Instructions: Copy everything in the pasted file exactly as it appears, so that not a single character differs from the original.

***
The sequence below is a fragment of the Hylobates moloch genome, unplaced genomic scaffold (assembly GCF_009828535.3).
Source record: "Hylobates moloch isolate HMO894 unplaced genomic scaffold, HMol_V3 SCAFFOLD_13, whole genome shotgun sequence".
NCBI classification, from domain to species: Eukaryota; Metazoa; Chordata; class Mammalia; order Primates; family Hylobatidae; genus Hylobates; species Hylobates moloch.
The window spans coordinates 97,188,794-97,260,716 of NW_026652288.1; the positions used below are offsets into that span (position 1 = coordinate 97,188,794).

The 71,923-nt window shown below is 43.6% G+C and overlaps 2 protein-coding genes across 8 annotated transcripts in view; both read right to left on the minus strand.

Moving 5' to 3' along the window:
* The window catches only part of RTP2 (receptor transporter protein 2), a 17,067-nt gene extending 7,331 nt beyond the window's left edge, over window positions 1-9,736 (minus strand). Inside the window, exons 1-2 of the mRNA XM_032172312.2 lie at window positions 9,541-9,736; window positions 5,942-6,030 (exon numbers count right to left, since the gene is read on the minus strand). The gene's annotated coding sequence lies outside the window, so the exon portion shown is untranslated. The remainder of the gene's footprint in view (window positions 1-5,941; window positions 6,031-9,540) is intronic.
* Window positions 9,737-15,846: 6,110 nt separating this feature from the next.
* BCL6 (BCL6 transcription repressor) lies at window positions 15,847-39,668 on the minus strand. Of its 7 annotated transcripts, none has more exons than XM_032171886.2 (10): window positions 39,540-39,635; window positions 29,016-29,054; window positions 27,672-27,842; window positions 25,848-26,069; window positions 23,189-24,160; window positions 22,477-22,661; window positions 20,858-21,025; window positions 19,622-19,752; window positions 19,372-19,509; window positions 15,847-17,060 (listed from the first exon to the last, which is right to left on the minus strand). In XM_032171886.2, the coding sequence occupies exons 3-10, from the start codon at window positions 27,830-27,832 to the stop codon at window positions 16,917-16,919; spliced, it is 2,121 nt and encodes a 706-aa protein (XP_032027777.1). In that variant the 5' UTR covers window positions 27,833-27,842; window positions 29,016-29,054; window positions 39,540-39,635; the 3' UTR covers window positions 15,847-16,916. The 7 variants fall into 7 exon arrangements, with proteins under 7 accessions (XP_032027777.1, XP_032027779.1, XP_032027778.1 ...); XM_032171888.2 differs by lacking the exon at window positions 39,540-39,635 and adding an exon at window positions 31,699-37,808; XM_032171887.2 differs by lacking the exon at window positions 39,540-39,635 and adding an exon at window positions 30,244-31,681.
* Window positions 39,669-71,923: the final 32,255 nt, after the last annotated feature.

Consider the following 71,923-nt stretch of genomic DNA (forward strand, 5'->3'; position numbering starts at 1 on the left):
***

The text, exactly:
The sequence below is a fragment of the Hylobates moloch genome, unplaced genomic scaffold (assembly GCF_009828535.3).
Source record: "Hylobates moloch isolate HMO894 unplaced genomic scaffold, HMol_V3 SCAFFOLD_13, whole genome shotgun sequence".
NCBI classification, from domain to species: Eukaryota; Metazoa; Chordata; class Mammalia; order Primates; family Hylobatidae; genus Hylobates; species Hylobates moloch.
The window spans coordinates 97,188,794-97,260,716 of NW_026652288.1; the positions used below are offsets into that span (position 1 = coordinate 97,188,794).

The 71,923-nt window shown below is 43.6% G+C and overlaps 2 protein-coding genes across 8 annotated transcripts in view; both read right to left on the minus strand.

Moving 5' to 3' along the window:
* The window catches only part of RTP2 (receptor transporter protein 2), a 17,067-nt gene extending 7,331 nt beyond the window's left edge, over window positions 1-9,736 (minus strand). Inside the window, exons 1-2 of the mRNA XM_032172312.2 lie at window positions 9,541-9,736; window positions 5,942-6,030 (exon numbers count right to left, since the gene is read on the minus strand). The gene's annotated coding sequence lies outside the window, so the exon portion shown is untranslated. The remainder of the gene's footprint in view (window positions 1-5,941; window positions 6,031-9,540) is intronic.
* Window positions 9,737-15,846: 6,110 nt separating this feature from the next.
* BCL6 (BCL6 transcription repressor) lies at window positions 15,847-39,668 on the minus strand. Of its 7 annotated transcripts, none has more exons than XM_032171886.2 (10): window positions 39,540-39,635; window positions 29,016-29,054; window positions 27,672-27,842; window positions 25,848-26,069; window positions 23,189-24,160; window positions 22,477-22,661; window positions 20,858-21,025; window positions 19,622-19,752; window positions 19,372-19,509; window positions 15,847-17,060 (listed from the first exon to the last, which is right to left on the minus strand). In XM_032171886.2, the coding sequence occupies exons 3-10, from the start codon at window positions 27,830-27,832 to the stop codon at window positions 16,917-16,919; spliced, it is 2,121 nt and encodes a 706-aa protein (XP_032027777.1). In that variant the 5' UTR covers window positions 27,833-27,842; window positions 29,016-29,054; window positions 39,540-39,635; the 3' UTR covers window positions 15,847-16,916. The 7 variants fall into 7 exon arrangements, with proteins under 7 accessions (XP_032027777.1, XP_032027779.1, XP_032027778.1 ...); XM_032171888.2 differs by lacking the exon at window positions 39,540-39,635 and adding an exon at window positions 31,699-37,808; XM_032171887.2 differs by lacking the exon at window positions 39,540-39,635 and adding an exon at window positions 30,244-31,681.
* Window positions 39,669-71,923: the final 32,255 nt, after the last annotated feature.

Consider the following 71,923-nt stretch of genomic DNA (forward strand, 5'->3'; position numbering starts at 1 on the left):